Election Interference: Aileen Cannon Denies Republicans Speedy Trial in Stolen Document Case

In comments to my thread describing how Aileen Cannon had deferred decision on the Trump stolen documents case, I admitted a lot of smart people were warning that her order was a non-appealable death knell for the May trial.

Those smart people were right. Judge Cannon has all but ensured that Republican voters will not have a chance to learn whether Trump really did store nuclear documents in his bathroom before picking him as their candidate.

Yesterday, Jay Bratt asked her to set an earlier deadline for CIPA 5 — the part of the process where Trump describes what he wants to use at trial.

In the Court’s Order Granting in Part Government’s Motion to Continue Trial and Resetting Deadlines (ECF No. 83), it set November 17, 2023, as the deadline for the defense to file their CIPA Section 5 notice. In ECF No. 205, the Court stayed the November 17 deadline, among others, and in its Order Granting in Part Defendants’ Motion to Continue Pretrial Deadlines and Denying without Prejudice Motion to Adjourn Trial, the Court superseded all deadlines except those identified in the Order. ECF No. 215 at 8. The Court’s new set of CIPA deadlines did not include a date for the defense to file a CIPA Section 5 notice.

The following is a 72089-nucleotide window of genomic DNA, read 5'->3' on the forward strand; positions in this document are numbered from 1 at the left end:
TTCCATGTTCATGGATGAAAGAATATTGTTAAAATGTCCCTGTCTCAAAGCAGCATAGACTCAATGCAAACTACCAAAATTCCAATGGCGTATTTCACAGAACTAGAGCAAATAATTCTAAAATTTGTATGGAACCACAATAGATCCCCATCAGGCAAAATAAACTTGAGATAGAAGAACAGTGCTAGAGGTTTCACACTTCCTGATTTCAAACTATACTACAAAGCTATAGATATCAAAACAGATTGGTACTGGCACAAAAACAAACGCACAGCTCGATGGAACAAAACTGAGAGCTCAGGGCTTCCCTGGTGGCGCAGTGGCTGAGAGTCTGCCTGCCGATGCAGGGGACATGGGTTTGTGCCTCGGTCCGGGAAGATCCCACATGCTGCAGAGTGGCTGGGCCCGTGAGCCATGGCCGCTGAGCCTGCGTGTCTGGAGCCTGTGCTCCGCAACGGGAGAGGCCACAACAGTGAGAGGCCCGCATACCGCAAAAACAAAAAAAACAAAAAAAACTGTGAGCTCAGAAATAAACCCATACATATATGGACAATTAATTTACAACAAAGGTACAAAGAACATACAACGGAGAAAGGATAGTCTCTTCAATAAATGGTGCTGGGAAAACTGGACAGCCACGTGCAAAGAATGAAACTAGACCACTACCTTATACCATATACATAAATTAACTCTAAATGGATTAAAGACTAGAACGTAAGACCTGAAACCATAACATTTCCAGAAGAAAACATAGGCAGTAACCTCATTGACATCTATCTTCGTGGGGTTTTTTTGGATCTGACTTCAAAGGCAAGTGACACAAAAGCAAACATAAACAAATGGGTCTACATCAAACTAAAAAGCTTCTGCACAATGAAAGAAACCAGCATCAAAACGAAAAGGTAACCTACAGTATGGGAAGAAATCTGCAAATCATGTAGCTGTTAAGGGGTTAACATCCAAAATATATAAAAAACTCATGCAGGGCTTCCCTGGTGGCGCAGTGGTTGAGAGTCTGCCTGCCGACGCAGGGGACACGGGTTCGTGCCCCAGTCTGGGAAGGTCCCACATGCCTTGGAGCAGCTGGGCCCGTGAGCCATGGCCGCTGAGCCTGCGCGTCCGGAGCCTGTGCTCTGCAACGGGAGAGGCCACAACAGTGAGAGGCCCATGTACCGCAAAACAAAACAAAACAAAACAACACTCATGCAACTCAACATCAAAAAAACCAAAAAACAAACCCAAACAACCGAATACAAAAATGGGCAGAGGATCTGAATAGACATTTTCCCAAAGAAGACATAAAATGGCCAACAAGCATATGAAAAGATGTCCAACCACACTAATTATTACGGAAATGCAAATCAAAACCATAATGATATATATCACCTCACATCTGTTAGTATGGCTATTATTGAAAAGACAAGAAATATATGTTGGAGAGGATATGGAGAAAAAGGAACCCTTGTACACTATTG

Defense counsel now have full access to approximately 5,500 pages of classified discovery (see ECF No. 215 at 4) – the vast majority of the classified discovery in this case – and the laptops necessary to create pleadings referencing those materials. They therefore are in a position to provide notice under CIPA Section 5 as to which documents or pieces of information from these 5,500 pages, or from any other source, they reasonably expect to disclose at trial. Providing such notice by a set, near-term date will facilitate the completion of CIPA litigation before the May 20, 2024 trial date.


The Government acknowledges that (a) rulings on its CIPA Section 4 motion will likely result in the production of a limited amount of additional classified discovery;2 and (b) the defense could be successful in compelling the production of other classified materials. However, rather than delaying setting any CIPA Section 5 deadline until the CIPA Section 4 and discovery litigation is complete, the Court should reset the initial CIPA Section 5 deadline for December 18, 2023, with the understanding that it may be necessary to permit a supplemental CIPA Section 5 notice after all classified discovery issues have been resolved.

Judge Cannon responded within short order.